Kledal, Researcher Paul Rye (2002) Who are the potential organic farmers? Limits to growth in organic farming in Denmark. Paper at: 13th International IFMA Congress of Farm Management, Wagening, Holland, July 2002. [Unpublished]
Since 1996 organic farming in Denmark has had a tremendous growth in terms of farms and areable land. If the rate of growth would continue ten more years, all danish agriculture would be organic. Therefore the expectations towards organic agriculture to solve environmental problems as well as beeing a new promising production practise for many farmers, have been high on all political levels. These expectations are described in ”Actionplan 2” published in 1999 by The Danish Ministry of Food, Agriculture and Fisheries, telling which actions should be taken to promote further devel-opement of organic farming in Denmark. ”Actionplan 2” contained a forecast which predicted that 40 % of the farms in Denmark holding 30 % of the areable land were potential organic. However the forecast was not founded on a systematic analysis about the barriers at farm level changing production from conventionel to organic.
By investigating e.g. full- and parttime farmers, age, type of soil, type of production (milk, pig, plants), size of farms, the objective of the study was to delimit much more precisely who and how many the potential organic farmers were over a ten year outlook.
A socio-economic questionnaire among 136 conventionel farmers representative of one of Denmarks 15 counties. The chosen county is at the same time representative of all types of farms in the whole of Denmark. The 136 farmers were included in the statistics of The Danish Institute of Agricultural and Fisheries. Therefore their answers were cross-analysed with the Institutes own farm accounts. The questionnaire was made in the spring of 1999.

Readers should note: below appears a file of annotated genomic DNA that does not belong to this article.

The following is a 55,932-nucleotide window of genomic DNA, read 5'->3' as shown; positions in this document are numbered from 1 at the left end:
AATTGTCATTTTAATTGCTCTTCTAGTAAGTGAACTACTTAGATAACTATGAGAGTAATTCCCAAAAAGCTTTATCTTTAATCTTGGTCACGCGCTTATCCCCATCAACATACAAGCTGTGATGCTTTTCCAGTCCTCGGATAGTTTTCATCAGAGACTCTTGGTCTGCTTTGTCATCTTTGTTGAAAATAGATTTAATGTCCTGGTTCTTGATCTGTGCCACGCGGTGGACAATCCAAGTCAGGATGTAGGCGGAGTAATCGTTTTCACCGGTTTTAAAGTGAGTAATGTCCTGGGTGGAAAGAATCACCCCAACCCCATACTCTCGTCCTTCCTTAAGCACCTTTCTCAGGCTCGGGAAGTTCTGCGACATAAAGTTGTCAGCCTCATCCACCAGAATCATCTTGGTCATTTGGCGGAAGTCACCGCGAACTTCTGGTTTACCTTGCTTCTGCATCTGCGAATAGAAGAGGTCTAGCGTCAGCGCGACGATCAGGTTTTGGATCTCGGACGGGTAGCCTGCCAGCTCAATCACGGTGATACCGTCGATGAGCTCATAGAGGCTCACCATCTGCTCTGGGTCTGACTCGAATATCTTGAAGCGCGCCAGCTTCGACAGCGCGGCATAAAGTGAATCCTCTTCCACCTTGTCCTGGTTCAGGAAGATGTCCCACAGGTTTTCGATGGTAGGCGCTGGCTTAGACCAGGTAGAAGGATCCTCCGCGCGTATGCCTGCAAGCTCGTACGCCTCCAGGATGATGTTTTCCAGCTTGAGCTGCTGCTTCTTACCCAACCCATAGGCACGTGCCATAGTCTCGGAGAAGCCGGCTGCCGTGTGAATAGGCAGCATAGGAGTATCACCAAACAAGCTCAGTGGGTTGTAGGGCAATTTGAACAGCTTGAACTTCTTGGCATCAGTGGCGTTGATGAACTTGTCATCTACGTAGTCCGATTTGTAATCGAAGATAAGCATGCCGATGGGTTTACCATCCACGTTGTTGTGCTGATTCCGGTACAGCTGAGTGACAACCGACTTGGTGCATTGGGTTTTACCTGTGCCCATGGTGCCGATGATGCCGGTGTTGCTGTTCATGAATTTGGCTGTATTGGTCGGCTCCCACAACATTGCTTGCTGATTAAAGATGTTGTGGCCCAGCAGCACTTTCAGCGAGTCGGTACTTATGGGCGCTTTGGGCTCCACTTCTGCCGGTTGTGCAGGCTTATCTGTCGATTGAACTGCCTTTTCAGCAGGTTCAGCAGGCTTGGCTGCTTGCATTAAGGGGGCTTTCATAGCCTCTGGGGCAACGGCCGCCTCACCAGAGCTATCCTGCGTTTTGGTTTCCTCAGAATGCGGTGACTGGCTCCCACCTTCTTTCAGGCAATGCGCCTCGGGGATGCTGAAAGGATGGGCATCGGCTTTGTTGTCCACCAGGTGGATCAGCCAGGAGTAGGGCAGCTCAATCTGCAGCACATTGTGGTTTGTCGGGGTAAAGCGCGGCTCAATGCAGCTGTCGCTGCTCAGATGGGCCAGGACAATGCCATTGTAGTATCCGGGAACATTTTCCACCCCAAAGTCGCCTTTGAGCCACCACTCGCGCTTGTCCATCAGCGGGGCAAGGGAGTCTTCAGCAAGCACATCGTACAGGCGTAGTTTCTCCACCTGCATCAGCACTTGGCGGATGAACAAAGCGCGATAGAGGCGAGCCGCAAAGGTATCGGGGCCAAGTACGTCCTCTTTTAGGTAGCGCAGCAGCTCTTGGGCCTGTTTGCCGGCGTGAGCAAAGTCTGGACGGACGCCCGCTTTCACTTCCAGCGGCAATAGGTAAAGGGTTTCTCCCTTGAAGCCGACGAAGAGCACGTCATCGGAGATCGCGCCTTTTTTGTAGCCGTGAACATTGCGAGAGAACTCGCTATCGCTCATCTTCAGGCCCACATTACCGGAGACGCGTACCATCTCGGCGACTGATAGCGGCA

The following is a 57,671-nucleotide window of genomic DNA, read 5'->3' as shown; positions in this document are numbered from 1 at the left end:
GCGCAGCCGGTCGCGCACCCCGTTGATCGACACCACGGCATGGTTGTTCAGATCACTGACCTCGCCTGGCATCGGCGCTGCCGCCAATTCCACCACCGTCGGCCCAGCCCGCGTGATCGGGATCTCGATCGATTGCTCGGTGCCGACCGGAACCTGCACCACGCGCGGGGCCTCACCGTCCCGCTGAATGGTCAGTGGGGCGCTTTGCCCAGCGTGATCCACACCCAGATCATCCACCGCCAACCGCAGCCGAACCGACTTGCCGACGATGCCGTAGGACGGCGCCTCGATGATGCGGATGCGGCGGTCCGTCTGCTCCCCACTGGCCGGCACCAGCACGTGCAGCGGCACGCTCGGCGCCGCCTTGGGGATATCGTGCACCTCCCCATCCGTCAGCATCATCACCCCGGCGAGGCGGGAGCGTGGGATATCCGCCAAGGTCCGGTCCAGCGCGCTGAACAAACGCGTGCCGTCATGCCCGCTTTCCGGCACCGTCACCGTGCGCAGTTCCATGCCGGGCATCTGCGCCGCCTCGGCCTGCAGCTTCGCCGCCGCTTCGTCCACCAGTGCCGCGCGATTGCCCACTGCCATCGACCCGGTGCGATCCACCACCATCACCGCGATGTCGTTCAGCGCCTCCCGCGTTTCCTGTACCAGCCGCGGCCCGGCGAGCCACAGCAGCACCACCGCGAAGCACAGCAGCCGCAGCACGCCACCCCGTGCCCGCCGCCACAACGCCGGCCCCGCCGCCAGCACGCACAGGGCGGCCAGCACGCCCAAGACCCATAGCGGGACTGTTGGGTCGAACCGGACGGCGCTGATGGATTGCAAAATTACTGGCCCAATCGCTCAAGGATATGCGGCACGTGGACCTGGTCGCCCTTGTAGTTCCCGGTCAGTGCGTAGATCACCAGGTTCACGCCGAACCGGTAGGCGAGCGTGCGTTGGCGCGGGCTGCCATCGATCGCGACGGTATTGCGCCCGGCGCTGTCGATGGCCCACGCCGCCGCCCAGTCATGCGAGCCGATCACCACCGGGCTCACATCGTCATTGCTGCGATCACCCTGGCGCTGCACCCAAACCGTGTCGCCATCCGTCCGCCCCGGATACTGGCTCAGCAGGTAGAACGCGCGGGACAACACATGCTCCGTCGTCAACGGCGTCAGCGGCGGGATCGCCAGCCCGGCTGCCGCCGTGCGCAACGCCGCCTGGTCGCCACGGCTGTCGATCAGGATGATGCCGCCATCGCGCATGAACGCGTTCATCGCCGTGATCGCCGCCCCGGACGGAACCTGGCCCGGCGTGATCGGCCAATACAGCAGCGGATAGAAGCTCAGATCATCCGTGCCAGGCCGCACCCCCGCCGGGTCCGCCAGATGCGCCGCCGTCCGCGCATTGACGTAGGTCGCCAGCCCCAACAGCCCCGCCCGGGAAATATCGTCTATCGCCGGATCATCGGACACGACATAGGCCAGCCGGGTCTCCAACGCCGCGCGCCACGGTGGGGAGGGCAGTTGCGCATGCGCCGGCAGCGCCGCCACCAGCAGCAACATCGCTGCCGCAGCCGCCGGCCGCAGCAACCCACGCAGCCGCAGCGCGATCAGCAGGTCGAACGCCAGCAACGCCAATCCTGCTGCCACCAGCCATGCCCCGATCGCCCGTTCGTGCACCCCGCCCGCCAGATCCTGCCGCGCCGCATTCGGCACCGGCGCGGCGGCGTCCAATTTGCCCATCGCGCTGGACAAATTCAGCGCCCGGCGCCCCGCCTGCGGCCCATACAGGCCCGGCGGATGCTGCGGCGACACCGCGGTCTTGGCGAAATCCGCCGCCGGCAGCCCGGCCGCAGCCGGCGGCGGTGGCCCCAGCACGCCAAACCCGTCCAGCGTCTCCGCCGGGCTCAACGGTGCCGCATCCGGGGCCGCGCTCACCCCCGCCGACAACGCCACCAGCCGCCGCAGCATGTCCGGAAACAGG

Only 15% of the farmers and areable land were potential organic the next ten years. The potential farmer in Denmark in the future will for 70% be a small part-time plant producer on sandy soil. Potential organic farmers belong to a ”youth group” less than 45. The young age of potential organic farmers was found to be related with the ’investment profile’ of farmers in general. Potential organic husbandries either had a production machinery that fairly easy could be converted into organic practise or they had an old production machinery that had to be renewed. Potential organic husbandries could also be delimited in accordance with the boundaries of selfsufficiency. The more economic tied a farmer was to his conventionel production, the more the chance was, that he would express negative opinions about organic farming.
|EPrint Type:||Conference paper, poster, etc.|
|Type of presentation:||Paper|
|Keywords:||Organic farming, scenarios of the organic farming sector, using questionaires in policy designs for promoting organic farming, delimiting potential organic farmers.|
|Subjects:||Farming Systems > Farm economics|
|Research affiliation:||Denmark > DARCOF II (2000-2005) > III.2 (ECON-ORG) Analyses of the future development of organic farming|
|Deposited By:||Kledal, Researcher Paul Rye|
|Deposited On:||30 Jan 2003|
|Last Modified:||12 Apr 2010 07:27|
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